result from such continuous operation,” the policy said. “If your usage of the Service is infrequent, Juno’s ability to obtain the
results of completed computations may be impaired. Consequently, you expressly permit and authorize Juno to initiate a telephone
connection from your computer to Juno’s central computers using a dial-in telephone number you have previously selected for
accessing the Service; Juno agrees that it shall exercise such right only to the extent necessary, as determined in Juno’s sole
discretion, to upload the results of completed computations to Juno in a timely fashion; and you agree that, as between you and
Juno, you shall be responsible for any costs and expenses (including without limitation any applicable telephone charges) resulting
from the foregoing.”
On Feb. 1, 2001, Juno announced the JVSP in a press release which toned down some of the language from the service agreement:
“Initially, Juno expects to recruit volunteers from among its millions of subscribers to provide the computing power required for
its early virtual supercomputing activities. Subscribers to Juno’s free basic service may ultimately be required to make their
unused computing power available to the projects as a condition for using that service. While the company’s billable subscribers
may be offered the opportunity to participate on a strictly optional basis in order to advance biomedical research and/or other
forms of scientific and technical progress, the company does not currently expect to require the participation of such subscribers.”
At that time, Ardai also told InternetNews.com that the new service agreement would initially only apply to new subscribers, not
existing free subscribers, though he also noted that the company reserved the right to extend the agreement to all free subscribers
at a later date.
But it was not the conditions of the new service agreement which caused Spitzer to look askance. Instead the New York attorney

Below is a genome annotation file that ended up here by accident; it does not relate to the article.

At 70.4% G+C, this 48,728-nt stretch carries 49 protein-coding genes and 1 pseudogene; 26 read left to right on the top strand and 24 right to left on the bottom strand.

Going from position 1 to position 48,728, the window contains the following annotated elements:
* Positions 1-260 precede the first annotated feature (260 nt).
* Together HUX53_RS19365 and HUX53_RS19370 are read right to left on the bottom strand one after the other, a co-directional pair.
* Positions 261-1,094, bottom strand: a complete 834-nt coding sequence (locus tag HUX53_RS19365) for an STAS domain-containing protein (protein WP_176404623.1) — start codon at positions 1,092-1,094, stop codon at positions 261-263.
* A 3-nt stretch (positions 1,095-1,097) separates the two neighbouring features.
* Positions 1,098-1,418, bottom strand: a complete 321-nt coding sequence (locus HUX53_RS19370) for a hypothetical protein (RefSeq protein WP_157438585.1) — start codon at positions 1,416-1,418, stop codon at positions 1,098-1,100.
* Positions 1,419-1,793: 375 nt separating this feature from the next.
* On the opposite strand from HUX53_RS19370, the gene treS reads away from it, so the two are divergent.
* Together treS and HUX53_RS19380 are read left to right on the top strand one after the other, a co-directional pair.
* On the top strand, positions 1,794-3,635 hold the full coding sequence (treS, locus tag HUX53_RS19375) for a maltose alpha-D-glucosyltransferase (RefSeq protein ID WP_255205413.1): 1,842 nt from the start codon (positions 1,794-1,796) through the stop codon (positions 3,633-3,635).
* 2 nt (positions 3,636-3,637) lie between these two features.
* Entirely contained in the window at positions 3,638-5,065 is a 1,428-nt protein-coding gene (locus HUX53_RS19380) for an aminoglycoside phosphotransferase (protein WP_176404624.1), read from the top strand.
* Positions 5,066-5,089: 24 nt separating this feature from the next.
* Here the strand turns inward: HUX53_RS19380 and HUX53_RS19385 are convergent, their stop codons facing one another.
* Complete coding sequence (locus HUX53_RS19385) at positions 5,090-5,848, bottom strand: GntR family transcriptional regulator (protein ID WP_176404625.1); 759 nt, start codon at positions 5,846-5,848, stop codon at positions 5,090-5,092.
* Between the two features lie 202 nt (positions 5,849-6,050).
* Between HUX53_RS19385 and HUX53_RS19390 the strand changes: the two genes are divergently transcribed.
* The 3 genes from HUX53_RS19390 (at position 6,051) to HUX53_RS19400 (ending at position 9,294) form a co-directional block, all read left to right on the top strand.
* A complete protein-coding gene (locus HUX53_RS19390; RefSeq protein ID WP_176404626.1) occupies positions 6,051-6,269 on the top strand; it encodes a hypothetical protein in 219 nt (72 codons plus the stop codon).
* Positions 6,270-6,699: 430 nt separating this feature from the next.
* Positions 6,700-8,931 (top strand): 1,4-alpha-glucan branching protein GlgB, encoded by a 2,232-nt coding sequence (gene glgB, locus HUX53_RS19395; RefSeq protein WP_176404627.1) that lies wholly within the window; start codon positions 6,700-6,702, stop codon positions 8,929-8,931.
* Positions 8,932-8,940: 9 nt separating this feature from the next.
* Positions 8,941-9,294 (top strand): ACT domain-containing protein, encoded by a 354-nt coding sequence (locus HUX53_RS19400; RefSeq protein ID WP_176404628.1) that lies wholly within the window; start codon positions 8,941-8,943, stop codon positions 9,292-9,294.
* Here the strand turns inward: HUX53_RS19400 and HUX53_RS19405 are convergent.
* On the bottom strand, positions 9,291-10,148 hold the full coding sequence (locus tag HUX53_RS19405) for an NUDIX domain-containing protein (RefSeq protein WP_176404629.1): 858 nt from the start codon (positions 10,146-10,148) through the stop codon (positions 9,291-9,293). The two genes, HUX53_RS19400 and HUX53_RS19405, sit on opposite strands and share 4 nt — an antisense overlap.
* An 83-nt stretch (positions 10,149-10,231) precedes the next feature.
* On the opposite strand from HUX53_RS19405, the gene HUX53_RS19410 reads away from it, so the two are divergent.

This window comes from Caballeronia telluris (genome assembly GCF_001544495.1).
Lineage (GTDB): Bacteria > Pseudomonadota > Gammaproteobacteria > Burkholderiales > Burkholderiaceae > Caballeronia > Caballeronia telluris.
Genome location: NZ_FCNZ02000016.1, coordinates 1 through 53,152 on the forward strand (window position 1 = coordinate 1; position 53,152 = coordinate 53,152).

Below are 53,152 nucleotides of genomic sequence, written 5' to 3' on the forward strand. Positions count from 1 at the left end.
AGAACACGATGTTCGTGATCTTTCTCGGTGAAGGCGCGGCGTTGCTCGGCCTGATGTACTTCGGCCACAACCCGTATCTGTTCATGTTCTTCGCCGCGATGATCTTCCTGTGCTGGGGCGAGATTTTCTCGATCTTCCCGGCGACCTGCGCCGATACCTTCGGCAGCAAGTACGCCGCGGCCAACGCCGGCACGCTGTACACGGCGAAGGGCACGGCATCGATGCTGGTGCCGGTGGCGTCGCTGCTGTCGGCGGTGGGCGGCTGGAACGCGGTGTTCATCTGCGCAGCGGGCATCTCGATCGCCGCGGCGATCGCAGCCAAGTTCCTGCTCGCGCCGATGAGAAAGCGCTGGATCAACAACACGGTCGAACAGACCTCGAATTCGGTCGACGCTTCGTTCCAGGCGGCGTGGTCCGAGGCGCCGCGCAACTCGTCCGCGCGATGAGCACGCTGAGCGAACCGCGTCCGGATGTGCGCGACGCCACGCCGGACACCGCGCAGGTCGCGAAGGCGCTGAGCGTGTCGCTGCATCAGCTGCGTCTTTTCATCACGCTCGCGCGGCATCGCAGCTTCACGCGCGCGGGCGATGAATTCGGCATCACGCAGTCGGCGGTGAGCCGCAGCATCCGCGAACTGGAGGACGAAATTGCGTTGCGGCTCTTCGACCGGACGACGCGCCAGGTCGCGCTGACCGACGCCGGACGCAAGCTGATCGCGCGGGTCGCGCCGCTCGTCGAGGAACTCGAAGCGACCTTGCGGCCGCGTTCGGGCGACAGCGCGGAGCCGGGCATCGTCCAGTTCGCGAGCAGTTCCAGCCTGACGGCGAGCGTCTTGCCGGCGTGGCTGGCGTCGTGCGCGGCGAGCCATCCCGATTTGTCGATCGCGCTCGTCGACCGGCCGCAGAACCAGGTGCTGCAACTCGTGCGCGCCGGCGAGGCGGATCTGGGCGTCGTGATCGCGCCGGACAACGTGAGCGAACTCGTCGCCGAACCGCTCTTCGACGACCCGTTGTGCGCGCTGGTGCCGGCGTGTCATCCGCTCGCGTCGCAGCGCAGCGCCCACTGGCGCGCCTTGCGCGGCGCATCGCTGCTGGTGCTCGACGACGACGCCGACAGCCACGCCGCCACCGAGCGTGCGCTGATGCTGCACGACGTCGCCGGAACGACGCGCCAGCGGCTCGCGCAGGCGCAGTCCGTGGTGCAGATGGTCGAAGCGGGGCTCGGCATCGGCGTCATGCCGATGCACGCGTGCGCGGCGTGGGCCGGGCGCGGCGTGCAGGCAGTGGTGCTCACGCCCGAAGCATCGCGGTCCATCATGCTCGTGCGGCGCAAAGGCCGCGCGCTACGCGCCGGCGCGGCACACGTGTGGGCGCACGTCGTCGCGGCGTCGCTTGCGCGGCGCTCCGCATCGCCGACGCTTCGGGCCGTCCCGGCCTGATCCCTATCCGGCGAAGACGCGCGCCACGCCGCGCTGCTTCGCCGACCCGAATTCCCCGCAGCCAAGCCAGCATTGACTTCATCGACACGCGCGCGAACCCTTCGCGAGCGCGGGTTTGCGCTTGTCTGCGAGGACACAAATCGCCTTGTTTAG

general claimed the company had made insufficient attempts to notify its customers of changes to its policy.
Juno followed up the press release with e-mails to all of its subscribers (both billable and free) on March 5, 2001, which explained
the project. The e-mails were identical, except for one sentence. Billable subscribers were told: “As a paying subscriber to one of
our premium services, you will NOT be required to participate in this project — but we thought you might be interested in learning
about it.” Meanwhile, free subscribers were told: “We would like as many of our members as possible to participate in this project,
allowing us both to maximize our contribution to advanced research and to help us cover the cost of providing the free Internet
access service of which you are currently a user.”
However, on March 13, 2001, Ardai sent an e-mail to all Juno users. The e-mail included the latest version of the service agreement
(posted to the company Web site on March 13). In the e-mail, Ardai said that although “the new Service Agreement is identical to the
previous version in many respects, there have been a number of additions and changes.” He continued, “take a moment to review the
Agreement” because by “[c]ontinuing to use the Juno service, you indicate that you have read and accept the terms of the revised
Agreement…” He went on to say, “changes will be effective immediately upon transmission of notice by e-mail…”
Attorney General’s issues
The attorney general’s office noted that Ardai’s e-mail did not highlight or describe the changes between the old and new service
agreements, and did not include a version of the old service agreement.
“It was deceptive and misleading for Juno to have represented repeatedly to its paying subscribers in its February press release,
its March 5th e-mail, and its posted “FAQ’s” that [billable] subscribers would not be required to take part in the JVSP, and then
only eight days later, in its March 13th Web site posting and the Ardai e-mail, to have revised the Service Agreement to include the
material changes contained in the March 13th web site posting and the Ardai e-mail, which
purportedly subjected Juno’s paying subscribers to the very provisions of the JVSP,” Spitzer said in the assurance.
He added, “It was impermissible for Juno to have represented to its subscribers that the changes to the Service Agreement in
connection with the JVSP were “effective immediately.” Such a provision afforded consumers an unconscionably short time (i.e., no
time at all) to decide whether to assent to the changes, and, likewise to find an alternative ISP if they disagreed with terms of
the revised Service Agreement. Such a term therefore constituted a coercive, improper, and thus unconscionable business practice.
He also noted that the provisions were unenforceable, because the notice the company provided to subscribers was “insufficient to
support a claim of voluntary consent since the changes were neither highlighted nor described, and were contained solely within a
much larger fifteen page e-mail.”
— Erin Joyce contributed to this article.